A new article in today’s WSJ talks about the difficulty in churches unifying under a common philosophy, and cites a movement to Purpose Driven as a possible source of conflict.

Mr. Warren preaches in sandals and a Hawaiian shirt, and he encourages ministers to banish church traditions such as hymns, choirs and pews. He and his followers use “praise team” singers, backed by rock bands playing contemporary Christian songs. His sermons rarely linger on self-denial and fighting sin, instead focusing on healing modern American angst, such as troubled marriages and stress.

As membership in Protestant churches stagnated in the 1980s, Mr. Warren, a Southern Baptist in Orange County, Calif., learned from surveys that the region’s Reagan-era baby boomers said they didn’t connect with their parents’ churches. He figured they might find God if they could sit in a theater-style auditorium and listen to live pop music and sermons that could help them with ennui and personal problems. Through Mr. Warren’s Internet marketing savvy, tens of thousands of subscribing pastors learned about his church, which draws 20,000 people each weekend. In the past decade, many pastors jumped to replicate his methods, creating new churches and transforming existing ones.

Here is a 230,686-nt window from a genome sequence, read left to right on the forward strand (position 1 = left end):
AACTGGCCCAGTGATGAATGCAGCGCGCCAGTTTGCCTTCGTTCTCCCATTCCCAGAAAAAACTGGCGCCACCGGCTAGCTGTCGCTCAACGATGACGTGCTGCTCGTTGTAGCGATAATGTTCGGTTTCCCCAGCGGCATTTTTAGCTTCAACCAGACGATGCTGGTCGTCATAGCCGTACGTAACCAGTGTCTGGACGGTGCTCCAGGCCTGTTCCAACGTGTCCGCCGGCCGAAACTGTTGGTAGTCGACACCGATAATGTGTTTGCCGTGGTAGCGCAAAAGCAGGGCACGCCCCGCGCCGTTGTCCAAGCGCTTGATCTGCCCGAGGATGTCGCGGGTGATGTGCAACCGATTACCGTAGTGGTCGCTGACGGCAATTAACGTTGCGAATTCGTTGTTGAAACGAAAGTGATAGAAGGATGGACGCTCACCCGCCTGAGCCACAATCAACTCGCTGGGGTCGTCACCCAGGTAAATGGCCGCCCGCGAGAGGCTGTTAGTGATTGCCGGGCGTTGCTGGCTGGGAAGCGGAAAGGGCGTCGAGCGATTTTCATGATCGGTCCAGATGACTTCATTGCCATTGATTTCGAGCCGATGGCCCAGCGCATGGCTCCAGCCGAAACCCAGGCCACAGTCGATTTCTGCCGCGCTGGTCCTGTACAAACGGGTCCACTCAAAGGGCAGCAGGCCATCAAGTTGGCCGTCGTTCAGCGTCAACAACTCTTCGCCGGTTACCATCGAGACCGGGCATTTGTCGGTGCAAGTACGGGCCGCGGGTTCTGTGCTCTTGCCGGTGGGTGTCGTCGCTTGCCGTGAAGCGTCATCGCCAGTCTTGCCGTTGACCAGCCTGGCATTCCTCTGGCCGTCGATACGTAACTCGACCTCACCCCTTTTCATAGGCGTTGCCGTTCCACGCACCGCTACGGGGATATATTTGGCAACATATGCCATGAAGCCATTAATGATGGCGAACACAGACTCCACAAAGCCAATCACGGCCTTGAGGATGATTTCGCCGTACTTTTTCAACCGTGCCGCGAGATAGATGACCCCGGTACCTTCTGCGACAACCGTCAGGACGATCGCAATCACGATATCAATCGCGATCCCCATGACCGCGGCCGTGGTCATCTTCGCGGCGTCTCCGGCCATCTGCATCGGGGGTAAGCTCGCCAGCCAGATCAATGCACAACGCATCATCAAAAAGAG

Christians have long divided over efforts to adapt and modernize their faith. Some believers worry that purpose-driven techniques are so widespread among Protestant churches that they are permanently altering the way Christians worship. Some traditionalists say Mr. Warren’s messages misread Bible passages and undermine traditions. Mr. Warren is “gutting” Christianity, says the Rev. Bob DeWaay, author of a book critical of the approach. “The Bible’s theme is about redemption and atonement, not finding meaning and solving problems,” the Minneapolis pastor says. A spokesman said Mr. Warren believes the Bible addresses sin and redemption, as well as human problems.


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